Thomas Rawls unable to redshirt?

Submitted by Jedelman11 on December 3rd, 2011 at 4:03 PM

On ESPN's Michigan site there is an article assesing Michigan's RB play this season. It points on some things that "worked" and some that didn't. Specifically it notes that: 

Perhaps it wasn't worth it to burn an entire season for 13 carries.

So that got me thinking...Isn't it possible he could still be eligable for a medical redshirt? I know the rules are a bit wonky (specially since we have to sweat out Gardner's) but a little bit of internet research returned the following:

To receive a medical hardship waiver - in any sport - the injury must limit the student-athlete’s participation to no more than 20 percent of the team’s contests (rounded to the next whole number), with all participation occurring in the first half of the season.

Therefore, for a football player, the maximum number of games that he can play in and still receive a medical hardship waiver is three (20 percent of 11 equals 2.2, which is rounded up to 3), and none of his time on the field can occur after the fifth game (the sixth game of an eleven game season is considered in the second half of the season).

In the case of a 12 game regular season (ie. Michigan 2011), none of the player's time on the field can occur after the sixth game.  The seventh game of a 12 game season is considered in the second half of the season.

Does anyone know if that's accurate? If it is, Rawls was still technically eligible after his 10 carries against Minny (assuming he came down with "an injury"), but it looks like his 1 carry against Purdue is going to cost him a full year of eligibility.

I remember reading somewhere that the staff told Rawls he wouldn't reshirt but was it really worth it for one carry?

Is it possible they played him knowing he'd reshirt next season?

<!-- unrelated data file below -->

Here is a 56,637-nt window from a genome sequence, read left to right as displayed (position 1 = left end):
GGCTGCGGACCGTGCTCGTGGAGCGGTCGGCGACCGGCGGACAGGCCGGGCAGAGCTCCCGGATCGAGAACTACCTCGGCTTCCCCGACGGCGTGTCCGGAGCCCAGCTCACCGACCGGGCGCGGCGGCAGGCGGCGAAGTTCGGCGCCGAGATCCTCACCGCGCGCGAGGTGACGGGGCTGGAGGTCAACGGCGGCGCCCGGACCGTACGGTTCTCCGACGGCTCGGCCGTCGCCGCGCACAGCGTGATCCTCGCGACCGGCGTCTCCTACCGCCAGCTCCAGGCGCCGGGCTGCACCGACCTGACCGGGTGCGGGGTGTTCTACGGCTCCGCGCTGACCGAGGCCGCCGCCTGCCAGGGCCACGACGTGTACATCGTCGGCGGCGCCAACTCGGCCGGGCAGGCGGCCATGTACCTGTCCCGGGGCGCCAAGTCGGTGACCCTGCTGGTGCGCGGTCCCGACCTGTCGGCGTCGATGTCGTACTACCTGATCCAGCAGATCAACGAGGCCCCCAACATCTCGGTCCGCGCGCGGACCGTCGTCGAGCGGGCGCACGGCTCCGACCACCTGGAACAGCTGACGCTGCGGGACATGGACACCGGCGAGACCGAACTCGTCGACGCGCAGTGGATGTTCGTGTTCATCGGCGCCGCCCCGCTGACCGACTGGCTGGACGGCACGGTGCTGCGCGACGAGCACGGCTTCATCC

Was he THAT good that the staff needed to get him on the field?

I hold Hoke in incredibly high regard, and I'm certain he didn't just goof, so what's the deal?

Did I miss something?

Comments

Buzz Your Girlfriend

December 3rd, 2011 at 4:07 PM ^

I believe he was in the game late vs. Nebraska too but didn't yield a carry. I don't think it is too big of a deal, people here super exaggerate Rawls' abilities. He's a good back, but if we recruit Dunn or Isaac, I don't think he'll get enough playing time for us to be screaming in 3 years that he should have been redshirted.

Jasper

December 3rd, 2011 at 5:32 PM ^

Agreed. I wonder if these are the same people who are still fretting that RichRod took Austin White instead of Nick Hill (another talented, but not superstar, running back that had many fans here)? They might also be the same people whose impression of Marcus Ray is based solely on that '97 Sports Illustrated cover.

Another comment on Rawls: Unlike Justice Hayes, I'd guess that Thomas is pretty close to his physical ceiling at the college level, if that makes sense. Think Mike Martin (who, admittedly, probably played out of necessity) in '08. If that's the case, and he's ready to contribute (say, on special teams), what's the point of waiting? It's especially true if the staff isn't overly optimistic about his upside. Raymon Taylor (another true frosh special teamer) might be in the same category.

hart20

December 3rd, 2011 at 4:12 PM ^

and medically redshirt a kid who's not injured. We're Michigan. I wish his redshirt wasn't burned but he played at a time when the backs weren't doing anything special, the coaches were just looking for something to spark the offense.  

Buzz Your Girlfriend

December 3rd, 2011 at 5:04 PM ^

Your misinterpreting the situation that I'm commenting on. Absolutely nothing wrong with medical redshirts. But people are talking about using them on players who don't really need them. Ex:  Player plays in first 4 games and has a boo-boo so coaches try and get him a medical hardship. Those are for players that cannot perform for the rest of the season, not for those who get early season experience and use a loophole to save their eligibility.

Raoul

December 3rd, 2011 at 6:52 PM ^